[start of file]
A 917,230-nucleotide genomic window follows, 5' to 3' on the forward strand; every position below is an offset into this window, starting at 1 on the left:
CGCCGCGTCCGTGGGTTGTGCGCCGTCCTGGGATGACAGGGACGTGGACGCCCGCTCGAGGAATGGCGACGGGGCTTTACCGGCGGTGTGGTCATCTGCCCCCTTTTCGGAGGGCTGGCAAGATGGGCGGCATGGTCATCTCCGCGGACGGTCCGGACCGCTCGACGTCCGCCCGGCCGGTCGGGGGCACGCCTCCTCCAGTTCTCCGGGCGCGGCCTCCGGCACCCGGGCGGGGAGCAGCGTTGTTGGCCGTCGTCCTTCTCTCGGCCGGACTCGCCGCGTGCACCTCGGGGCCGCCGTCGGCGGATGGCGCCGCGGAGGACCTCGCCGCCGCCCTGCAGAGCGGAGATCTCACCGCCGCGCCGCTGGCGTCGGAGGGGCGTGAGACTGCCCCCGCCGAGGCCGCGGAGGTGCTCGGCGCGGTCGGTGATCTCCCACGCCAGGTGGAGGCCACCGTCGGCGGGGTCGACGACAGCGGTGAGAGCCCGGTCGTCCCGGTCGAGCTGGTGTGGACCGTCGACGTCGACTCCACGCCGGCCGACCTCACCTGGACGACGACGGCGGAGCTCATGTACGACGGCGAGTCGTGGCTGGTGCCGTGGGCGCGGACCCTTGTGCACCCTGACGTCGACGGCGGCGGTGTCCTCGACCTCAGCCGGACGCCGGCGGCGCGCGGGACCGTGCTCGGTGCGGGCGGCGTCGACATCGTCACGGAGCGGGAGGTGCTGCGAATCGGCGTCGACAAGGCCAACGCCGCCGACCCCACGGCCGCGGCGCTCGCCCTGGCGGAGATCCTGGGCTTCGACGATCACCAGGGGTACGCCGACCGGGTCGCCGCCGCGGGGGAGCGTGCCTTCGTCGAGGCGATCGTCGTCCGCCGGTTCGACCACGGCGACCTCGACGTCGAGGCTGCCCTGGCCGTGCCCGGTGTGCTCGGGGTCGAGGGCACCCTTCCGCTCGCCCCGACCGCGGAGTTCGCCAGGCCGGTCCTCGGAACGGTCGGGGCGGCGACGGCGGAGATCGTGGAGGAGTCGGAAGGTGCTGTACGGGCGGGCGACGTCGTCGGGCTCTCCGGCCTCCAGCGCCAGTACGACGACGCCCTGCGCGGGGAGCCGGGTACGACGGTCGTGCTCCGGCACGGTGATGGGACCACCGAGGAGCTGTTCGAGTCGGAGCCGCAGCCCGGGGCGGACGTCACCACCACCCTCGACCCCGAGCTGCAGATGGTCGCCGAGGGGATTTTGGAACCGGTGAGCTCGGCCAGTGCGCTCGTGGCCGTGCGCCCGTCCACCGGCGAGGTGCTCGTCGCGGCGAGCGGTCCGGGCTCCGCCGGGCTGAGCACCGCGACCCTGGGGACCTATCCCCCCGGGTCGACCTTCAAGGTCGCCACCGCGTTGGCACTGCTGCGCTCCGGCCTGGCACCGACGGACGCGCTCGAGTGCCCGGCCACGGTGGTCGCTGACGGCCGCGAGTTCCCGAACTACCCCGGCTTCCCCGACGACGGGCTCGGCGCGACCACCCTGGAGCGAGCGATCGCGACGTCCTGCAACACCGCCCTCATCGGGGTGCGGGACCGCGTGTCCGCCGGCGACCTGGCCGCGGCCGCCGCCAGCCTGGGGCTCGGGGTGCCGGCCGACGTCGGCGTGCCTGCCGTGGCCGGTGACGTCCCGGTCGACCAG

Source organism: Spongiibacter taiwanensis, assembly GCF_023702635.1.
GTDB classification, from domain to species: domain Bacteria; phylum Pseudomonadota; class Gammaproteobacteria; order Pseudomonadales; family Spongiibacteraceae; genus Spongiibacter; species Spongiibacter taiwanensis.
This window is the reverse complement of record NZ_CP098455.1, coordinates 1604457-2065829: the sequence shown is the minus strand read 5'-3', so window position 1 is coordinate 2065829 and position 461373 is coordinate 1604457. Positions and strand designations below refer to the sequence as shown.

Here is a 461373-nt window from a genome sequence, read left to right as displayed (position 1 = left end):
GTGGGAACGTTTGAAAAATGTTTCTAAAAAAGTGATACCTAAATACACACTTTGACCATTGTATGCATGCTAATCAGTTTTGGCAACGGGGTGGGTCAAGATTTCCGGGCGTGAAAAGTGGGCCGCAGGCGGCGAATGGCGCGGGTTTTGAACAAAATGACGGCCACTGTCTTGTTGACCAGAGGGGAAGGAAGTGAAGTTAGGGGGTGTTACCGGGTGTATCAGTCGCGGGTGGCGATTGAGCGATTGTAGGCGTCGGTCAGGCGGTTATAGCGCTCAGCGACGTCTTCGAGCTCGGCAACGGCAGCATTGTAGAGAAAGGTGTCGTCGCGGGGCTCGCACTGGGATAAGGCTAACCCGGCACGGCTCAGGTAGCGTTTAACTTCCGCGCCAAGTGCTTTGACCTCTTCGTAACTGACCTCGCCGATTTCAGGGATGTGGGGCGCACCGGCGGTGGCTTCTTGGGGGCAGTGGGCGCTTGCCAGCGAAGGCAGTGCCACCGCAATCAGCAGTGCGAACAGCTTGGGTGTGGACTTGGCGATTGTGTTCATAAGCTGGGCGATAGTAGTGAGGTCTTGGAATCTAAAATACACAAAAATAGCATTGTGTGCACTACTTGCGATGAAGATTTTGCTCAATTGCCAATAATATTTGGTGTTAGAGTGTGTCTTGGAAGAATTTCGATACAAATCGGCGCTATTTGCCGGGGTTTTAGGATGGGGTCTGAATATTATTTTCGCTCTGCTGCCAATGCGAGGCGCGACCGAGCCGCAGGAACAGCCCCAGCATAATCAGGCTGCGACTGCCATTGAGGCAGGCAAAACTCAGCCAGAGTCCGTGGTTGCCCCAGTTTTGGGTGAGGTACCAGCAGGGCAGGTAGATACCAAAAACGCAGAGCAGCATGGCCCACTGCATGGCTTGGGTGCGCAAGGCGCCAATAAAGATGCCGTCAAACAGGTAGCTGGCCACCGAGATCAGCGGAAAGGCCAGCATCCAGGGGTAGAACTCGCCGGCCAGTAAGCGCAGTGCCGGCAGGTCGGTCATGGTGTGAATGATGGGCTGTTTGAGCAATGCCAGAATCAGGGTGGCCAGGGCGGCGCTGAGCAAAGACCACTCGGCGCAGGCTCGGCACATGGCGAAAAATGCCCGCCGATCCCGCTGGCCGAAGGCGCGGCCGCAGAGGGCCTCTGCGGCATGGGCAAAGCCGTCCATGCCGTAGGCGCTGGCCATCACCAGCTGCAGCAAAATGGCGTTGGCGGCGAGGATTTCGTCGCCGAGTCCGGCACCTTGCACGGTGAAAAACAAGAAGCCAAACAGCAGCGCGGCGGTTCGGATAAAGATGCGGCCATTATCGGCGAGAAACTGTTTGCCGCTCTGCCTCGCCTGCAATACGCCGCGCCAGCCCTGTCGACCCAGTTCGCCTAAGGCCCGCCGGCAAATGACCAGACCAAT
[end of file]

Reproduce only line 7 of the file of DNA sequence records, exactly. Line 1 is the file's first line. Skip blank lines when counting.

GTGGGAACGTTTGAAAAATGTTTCTAAAAAAGTGATACCTAAATACACACTTTGACCATTGTATGCATGCTAATCAGTTTTGGCAACGGGGTGGGTCAAGATTTCCGGGCGTGAAAAGTGGGCCGCAGGCGGCGAATGGCGCGGGTTTTGAACAAAATGACGGCCACTGTCTTGTTGACCAGAGGGGAAGGAAGTGAAGTTAGGGGGTGTTACCGGGTGTATCAGTCGCGGGTGGCGATTGAGCGATTGTAGGCGTCGGTCAGGCGGTTATAGCGCTCAGCGACGTCTTCGAGCTCGGCAACGGCAGCATTGTAGAGAAAGGTGTCGTCGCGGGGCTCGCACTGGGATAAGGCTAACCCGGCACGGCTCAGGTAGCGTTTAACTTCCGCGCCAAGTGCTTTGACCTCTTCGTAACTGACCTCGCCGATTTCAGGGATGTGGGGCGCACCGGCGGTGGCTTCTTGGGGGCAGTGGGCGCTTGCCAGCGAAGGCAGTGCCACCGCAATCAGCAGTGCGAACAGCTTGGGTGTGGACTTGGCGATTGTGTTCATAAGCTGGGCGATAGTAGTGAGGTCTTGGAATCTAAAATACACAAAAATAGCATTGTGTGCACTACTTGCGATGAAGATTTTGCTCAATTGCCAATAATATTTGGTGTTAGAGTGTGTCTTGGAAGAATTTCGATACAAATCGGCGCTATTTGCCGGGGTTTTAGGATGGGGTCTGAATATTATTTTCGCTCTGCTGCCAATGCGAGGCGCGACCGAGCCGCAGGAACAGCCCCAGCATAATCAGGCTGCGACTGCCATTGAGGCAGGCAAAACTCAGCCAGAGTCCGTGGTTGCCCCAGTTTTGGGTGAGGTACCAGCAGGGCAGGTAGATACCAAAAACGCAGAGCAGCATGGCCCACTGCATGGCTTGGGTGCGCAAGGCGCCAATAAAGATGCCGTCAAACAGGTAGCTGGCCACCGAGATCAGCGGAAAGGCCAGCATCCAGGGGTAGAACTCGCCGGCCAGTAAGCGCAGTGCCGGCAGGTCGGTCATGGTGTGAATGATGGGCTGTTTGAGCAATGCCAGAATCAGGGTGGCCAGGGCGGCGCTGAGCAAAGACCACTCGGCGCAGGCTCGGCACATGGCGAAAAATGCCCGCCGATCCCGCTGGCCGAAGGCGCGGCCGCAGAGGGCCTCTGCGGCATGGGCAAAGCCGTCCATGCCGTAGGCGCTGGCCATCACCAGCTGCAGCAAAATGGCGTTGGCGGCGAGGATTTCGTCGCCGAGTCCGGCACCTTGCACGGTGAAAAACAAGAAGCCAAACAGCAGCGCGGCGGTTCGGATAAAGATGCGGCCATTATCGGCGAGAAACTGTTTGCCGCTCTGCCTCGCCTGCAATACGCCGCGCCAGCCCTGTCGACCCAGTTCGCCTAAGGCCCGCCGGCAAATGACCAGACCAAT